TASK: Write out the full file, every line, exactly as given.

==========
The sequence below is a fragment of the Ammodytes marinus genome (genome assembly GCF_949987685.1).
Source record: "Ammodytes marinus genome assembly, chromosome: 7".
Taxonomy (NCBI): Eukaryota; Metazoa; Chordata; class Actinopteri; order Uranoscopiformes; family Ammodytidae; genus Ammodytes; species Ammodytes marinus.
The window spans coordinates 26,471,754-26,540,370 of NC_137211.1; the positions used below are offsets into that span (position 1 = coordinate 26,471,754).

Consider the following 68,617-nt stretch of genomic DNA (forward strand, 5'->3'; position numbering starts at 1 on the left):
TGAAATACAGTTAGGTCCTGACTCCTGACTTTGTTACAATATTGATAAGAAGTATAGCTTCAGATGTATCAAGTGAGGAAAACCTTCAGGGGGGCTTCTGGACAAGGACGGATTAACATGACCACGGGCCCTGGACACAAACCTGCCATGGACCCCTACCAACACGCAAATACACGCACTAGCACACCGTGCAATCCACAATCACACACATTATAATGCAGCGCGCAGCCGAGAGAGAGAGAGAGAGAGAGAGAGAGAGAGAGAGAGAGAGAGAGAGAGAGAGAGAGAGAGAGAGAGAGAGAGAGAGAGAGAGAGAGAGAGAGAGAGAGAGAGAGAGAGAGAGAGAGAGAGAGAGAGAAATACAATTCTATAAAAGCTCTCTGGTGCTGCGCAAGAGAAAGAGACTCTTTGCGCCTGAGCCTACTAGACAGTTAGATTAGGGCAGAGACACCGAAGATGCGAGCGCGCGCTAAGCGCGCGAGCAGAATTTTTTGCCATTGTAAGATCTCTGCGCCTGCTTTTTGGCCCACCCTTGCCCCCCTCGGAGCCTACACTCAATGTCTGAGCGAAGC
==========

The sequence below is a fragment of the Ammodytes marinus genome (genome assembly GCF_949987685.1).
Source record: "Ammodytes marinus genome assembly, chromosome: 7".
Taxonomy (NCBI): Eukaryota; Metazoa; Chordata; class Actinopteri; order Uranoscopiformes; family Ammodytidae; genus Ammodytes; species Ammodytes marinus.
The window spans coordinates 26,471,754-26,540,370 of NC_137211.1; the positions used below are offsets into that span (position 1 = coordinate 26,471,754).

Consider the following 68,617-nt stretch of genomic DNA (forward strand, 5'->3'; position numbering starts at 1 on the left):
TGAAATACAGTTAGGTCCTGACTCCTGACTTTGTTACAATATTGATAAGAAGTATAGCTTCAGATGTATCAAGTGAGGAAAACCTTCAGGGGGGCTTCTGGACAAGGACGGATTAACATGACCACGGGCCCTGGACACAAACCTGCCATGGACCCCTACCAACACGCAAATACACGCACTAGCACACCGTGCAATCCACAATCACACACATTATAATGCAGCGCGCAGCCGAGAGAGAGAGAGAGAGAGAGAGAGAGAGAGAGAGAGAGAGAGAGAGAGAGAGAGAGAGAGAGAGAGAGAGAGAGAGAGAGAGAGAGAGAGAGAGAGAGAGAGAGAGAGAGAGAGAGAGAGAGAGAGAAATACAATTCTATAAAAGCTCTCTGGTGCTGCGCAAGAGAAAGAGACTCTTTGCGCCTGAGCCTACTAGACAGTTAGATTAGGGCAGAGACACCGAAGATGCGAGCGCGCGCTAAGCGCGCGAGCAGAATTTTTTGCCATTGTAAGATCTCTGCGCCTGCTTTTTGGCCCACCCTTGCCCCCCTCGGAGCCTACACTCAATGTCTGAGCGAAGC